The trials of love continue in the other building, two doors down. Saleem, whose intensity of social desire is only matched by his absolute naivete in social interactions, has chosen the popular girl to make a Valentine for. All around him, his peers shape their cards for mom and dad and possibly teacher, carefully writing their letters in neat lines. Yesterday, Saleem followed Naomi around the recess yard, monologuing to her about his favorite violent video game; this morning, in his eagerness to be first in line, he kicked Naomi’s backpack and pushed her friend to the ground. Today, several classmates stare as he shambles his way across the room and drops the card on her desk. She simply ignores it. I help him erase her name. He wants next to give it to the second most popular girl, who he previously terrified with curse words and verbal threats echoed from something he shouldn’t have seen on TV. My heart breaks for everything as I convince him that he shouldn’t.
It’s almost time for the party in Ms. Carol’s class. Nicholas’s mother is the Room Parent, so I know I need to make an appearance for two reasons. One: mom’s a professional baker as well as the kind of organizational powerhouse that would have had Normandy fully stormed before breakfast. Ms. Carol’s parties are where the snacks are at. Two: looking at Nicholas and his mother restores my faith in myself. He came into our program from the general ed side of things, his behaviors out of control, his parents at a loss. More than once, his enormous powerhouse of a mother has sobbed into my significantly smaller arms–at first because she simply didn’t know what else to do, more recently because she ran out of thankful words. I’m no miracle worker, but I know what I’m doing, because I’ve learned from people who knew about it first. Nicholas is exactly the kind of kid my stuff works on: when it works, it’s a game-changer. Today, the day for celebrating love in all its form, Nicholas reminds me of why I love my job.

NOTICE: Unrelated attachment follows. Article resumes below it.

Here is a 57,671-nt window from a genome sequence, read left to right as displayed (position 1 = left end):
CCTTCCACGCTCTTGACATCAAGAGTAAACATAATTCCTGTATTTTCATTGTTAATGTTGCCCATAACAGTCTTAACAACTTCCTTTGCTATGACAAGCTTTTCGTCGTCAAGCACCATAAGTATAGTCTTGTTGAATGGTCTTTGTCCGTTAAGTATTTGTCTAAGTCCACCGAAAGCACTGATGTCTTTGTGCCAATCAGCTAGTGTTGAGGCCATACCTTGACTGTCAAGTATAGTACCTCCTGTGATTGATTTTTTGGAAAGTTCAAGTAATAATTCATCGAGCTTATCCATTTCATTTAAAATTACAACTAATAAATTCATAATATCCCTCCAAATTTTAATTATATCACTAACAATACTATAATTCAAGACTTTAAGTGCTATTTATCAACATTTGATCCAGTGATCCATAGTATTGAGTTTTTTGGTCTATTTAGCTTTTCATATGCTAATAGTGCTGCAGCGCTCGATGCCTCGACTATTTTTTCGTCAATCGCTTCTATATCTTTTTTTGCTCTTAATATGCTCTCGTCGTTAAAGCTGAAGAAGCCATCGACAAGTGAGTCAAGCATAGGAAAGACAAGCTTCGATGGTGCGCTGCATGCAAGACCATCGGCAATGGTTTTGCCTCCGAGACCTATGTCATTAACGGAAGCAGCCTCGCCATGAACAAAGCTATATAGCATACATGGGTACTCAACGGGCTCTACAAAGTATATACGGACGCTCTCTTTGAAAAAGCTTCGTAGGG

And there are other moments like that, unfurling as the day goes by. A bookmark from a fifth grader who always comes to Art Club, a moment of triumph with Least Common Denominator. A chance to tell each of my paraprofessionals how deeply I appreciate them, a few stolen party-minutes in each class that I serve.
At the end of the day, helping Ja’Neesha pass out her Valentines. Initially, I am terrified. Valentine distribution, in this case, involves giving a child with cognitive delays and severe behavior problems 25 bags of Skittles, then making her lose all the bags, one by one. I select the bulkiest and most forgiving child for the first hand-over-hand candy lift-and-release.
And Ja’Neesha immediately understands–she beams and waves, and reaches for another, selecting Harriet at random and tossing her Noah’s skittles. The room falls silent as the children help me, listening for their names as I read the bags Ja’Neesha pulls out, waving and smiling and pushing each other forward, taking the wrong bag when she shoves it at the wrong child, passing it discreetly down the row behind their backs. A hug for her from this child, from that child, half of the class spontaneously clapping. And the parents, waiting in the room for the dismissal bell to ring, some tearing up a bit as I do my usual narrative.
“Ja’Neesha, this is your first Valentine’s Day party. It’s okay that you aren’t reading the names yet. You’ll learn to do that later, maybe. For now, look how beautiful it is that you have such great friends to help you. Isn’t it fun, to give gifts to your friends?”
There is nothing else in the world quite like the love of children. And there are few things I love more than this Valentine’s Day.